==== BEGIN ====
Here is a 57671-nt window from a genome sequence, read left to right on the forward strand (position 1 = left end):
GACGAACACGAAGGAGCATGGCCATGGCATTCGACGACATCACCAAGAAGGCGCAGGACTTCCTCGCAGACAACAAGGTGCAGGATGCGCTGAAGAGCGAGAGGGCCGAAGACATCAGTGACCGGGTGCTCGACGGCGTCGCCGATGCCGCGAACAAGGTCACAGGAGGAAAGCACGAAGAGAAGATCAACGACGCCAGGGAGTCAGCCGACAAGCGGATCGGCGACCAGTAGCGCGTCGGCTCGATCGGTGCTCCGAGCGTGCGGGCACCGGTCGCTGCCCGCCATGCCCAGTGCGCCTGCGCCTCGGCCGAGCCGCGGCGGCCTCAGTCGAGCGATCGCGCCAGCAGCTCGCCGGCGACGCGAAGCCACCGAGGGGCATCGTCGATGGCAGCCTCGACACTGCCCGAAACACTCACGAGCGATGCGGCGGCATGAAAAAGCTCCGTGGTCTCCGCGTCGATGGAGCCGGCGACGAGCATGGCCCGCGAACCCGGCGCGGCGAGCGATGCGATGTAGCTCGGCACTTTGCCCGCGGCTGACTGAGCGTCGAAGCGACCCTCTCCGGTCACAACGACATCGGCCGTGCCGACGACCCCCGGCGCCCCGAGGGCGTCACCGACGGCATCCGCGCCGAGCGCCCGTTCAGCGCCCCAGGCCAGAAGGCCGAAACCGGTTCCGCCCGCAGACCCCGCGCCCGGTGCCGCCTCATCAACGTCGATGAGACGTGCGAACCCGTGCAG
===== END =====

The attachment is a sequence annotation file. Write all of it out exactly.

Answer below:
Here is a 57671-nt window from a genome sequence, read left to right on the forward strand (position 1 = left end):
GACGAACACGAAGGAGCATGGCCATGGCATTCGACGACATCACCAAGAAGGCGCAGGACTTCCTCGCAGACAACAAGGTGCAGGATGCGCTGAAGAGCGAGAGGGCCGAAGACATCAGTGACCGGGTGCTCGACGGCGTCGCCGATGCCGCGAACAAGGTCACAGGAGGAAAGCACGAAGAGAAGATCAACGACGCCAGGGAGTCAGCCGACAAGCGGATCGGCGACCAGTAGCGCGTCGGCTCGATCGGTGCTCCGAGCGTGCGGGCACCGGTCGCTGCCCGCCATGCCCAGTGCGCCTGCGCCTCGGCCGAGCCGCGGCGGCCTCAGTCGAGCGATCGCGCCAGCAGCTCGCCGGCGACGCGAAGCCACCGAGGGGCATCGTCGATGGCAGCCTCGACACTGCCCGAAACACTCACGAGCGATGCGGCGGCATGAAAAAGCTCCGTGGTCTCCGCGTCGATGGAGCCGGCGACGAGCATGGCCCGCGAACCCGGCGCGGCGAGCGATGCGATGTAGCTCGGCACTTTGCCCGCGGCTGACTGAGCGTCGAAGCGACCCTCTCCGGTCACAACGACATCGGCCGTGCCGACGACCCCCGGCGCCCCGAGGGCGTCACCGACGGCATCCGCGCCGAGCGCCCGTTCAGCGCCCCAGGCCAGAAGGCCGAAACCGGTTCCGCCCGCAGACCCCGCGCCCGGTGCCGCCTCATCAACGTCGATGAGACGTGCGAACCCGTGCAG